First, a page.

We have now taken note of the most important military operations of the war to the close of 1862, excepting some along the Atlantic coast after the capture of Fort Pulaski, the land and naval expedition down the coasts of Georgia and Florida, in the spring of 1862, and the departure of Burnside from North Carolina in July following, to join the Army of the Potomac.1 The immediately succeeding events along that coast were so intimately connected with the long siege of Charleston, that it seems proper to consider them as a part of that memorable event.

Let us now take a brief view of civil affairs having connection with military events, and observe what the Confederate armed vessels were doing in the mean time.

The second session of the Thirty-seventh Congress commenced on the 2d of December, 1861. It was a most important period in the history of the country. A civil war of unparalleled magnitude and energy was raging in nearly every slave-labor State of the Republic, waged on the part of the insurgents for the destruction of the old Union, that the slave system might be extended and perpetuated; and on the part of the Government for the preservation of the life of the Republic and the maintenance of its constitutional powers. The people and the lawgivers had been much instructed by current events during the few months since the adjournment of Congress,

Aug., 1861.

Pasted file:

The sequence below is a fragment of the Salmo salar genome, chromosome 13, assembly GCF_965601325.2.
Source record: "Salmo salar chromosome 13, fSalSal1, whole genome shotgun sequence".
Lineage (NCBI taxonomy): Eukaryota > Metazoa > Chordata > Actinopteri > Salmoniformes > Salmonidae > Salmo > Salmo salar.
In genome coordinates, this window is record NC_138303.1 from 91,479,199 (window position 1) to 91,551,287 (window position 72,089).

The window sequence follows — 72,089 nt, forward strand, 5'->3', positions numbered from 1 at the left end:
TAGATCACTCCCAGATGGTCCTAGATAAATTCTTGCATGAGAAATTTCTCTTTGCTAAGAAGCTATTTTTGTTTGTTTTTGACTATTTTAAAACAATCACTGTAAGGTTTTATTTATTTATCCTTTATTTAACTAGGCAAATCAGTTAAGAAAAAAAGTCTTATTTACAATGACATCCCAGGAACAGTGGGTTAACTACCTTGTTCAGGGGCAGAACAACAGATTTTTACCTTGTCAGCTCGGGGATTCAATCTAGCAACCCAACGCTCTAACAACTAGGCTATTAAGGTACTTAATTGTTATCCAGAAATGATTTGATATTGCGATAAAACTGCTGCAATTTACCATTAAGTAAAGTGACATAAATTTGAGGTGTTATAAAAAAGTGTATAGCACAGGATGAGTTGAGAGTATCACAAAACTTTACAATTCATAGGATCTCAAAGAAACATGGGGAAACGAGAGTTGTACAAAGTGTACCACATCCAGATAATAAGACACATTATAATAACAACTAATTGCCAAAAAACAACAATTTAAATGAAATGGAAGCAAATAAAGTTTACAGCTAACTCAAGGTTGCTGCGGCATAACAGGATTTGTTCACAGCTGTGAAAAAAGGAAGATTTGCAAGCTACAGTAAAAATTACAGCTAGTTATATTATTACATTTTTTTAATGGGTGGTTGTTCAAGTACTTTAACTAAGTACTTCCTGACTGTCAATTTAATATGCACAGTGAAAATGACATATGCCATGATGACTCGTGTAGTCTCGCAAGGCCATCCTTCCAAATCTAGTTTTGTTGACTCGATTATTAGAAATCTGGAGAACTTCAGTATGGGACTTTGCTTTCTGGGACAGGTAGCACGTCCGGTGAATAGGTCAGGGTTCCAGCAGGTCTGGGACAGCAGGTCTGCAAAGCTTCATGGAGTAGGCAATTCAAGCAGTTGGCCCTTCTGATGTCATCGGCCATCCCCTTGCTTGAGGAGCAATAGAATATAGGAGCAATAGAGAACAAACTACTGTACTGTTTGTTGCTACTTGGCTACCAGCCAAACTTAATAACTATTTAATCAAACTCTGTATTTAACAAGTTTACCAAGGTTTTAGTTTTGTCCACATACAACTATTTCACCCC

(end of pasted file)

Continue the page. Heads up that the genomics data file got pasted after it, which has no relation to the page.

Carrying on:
and when that body now met both were satisfied that, in order to save the Republic, Slavery, the great corrupter of private and public morals, and the fuel of the fiery furnace in which the nation was then suffering, must be destroyed. Therefore much of the legislation of the [555] session then commenced was upon the subject of that terrible evil, for it was resolved to bring all the powers of the Government to bear upon it, positively and negatively: positively, in the form of actual emancipation, under certain conditions and certain forms, such as confiscation; and negatively, by withholding all restraints upon the slave. Introductory to this legislation was a notice of Senator Trumbull, of Illinois, given as soon as Congress was organized, that he should ask leave to introduce “a bill for the confiscation of the property of rebels, and giving freedom to persons they hold in slavery.” Such bill was accordingly introduced on the 5th of December, when the conspirators and the opposition immediately sounded the alarumbell of “unconstitutionality,” so often heard during the struggle, and warned the people of the designs of the Government party to destroy their liberties by revolution and despotism. The enlightened people, perfectly comprehending the alarmists, calmly responded by their acts, “We will trust them.” They agreed with Madison, one of the founders of the Republic, and called “the Father of the Constitution,” that in a time of public danger such as then existed, the power conferred upon the National Legislature by the grant of the Constitution for the common defense had no limitation upon it, express or implied, save the public necessity. They remembered his wise words: “It is in vain to oppose constitutional barriers to the impulse of self-preservation: it is worse than vain,” and acted accordingly.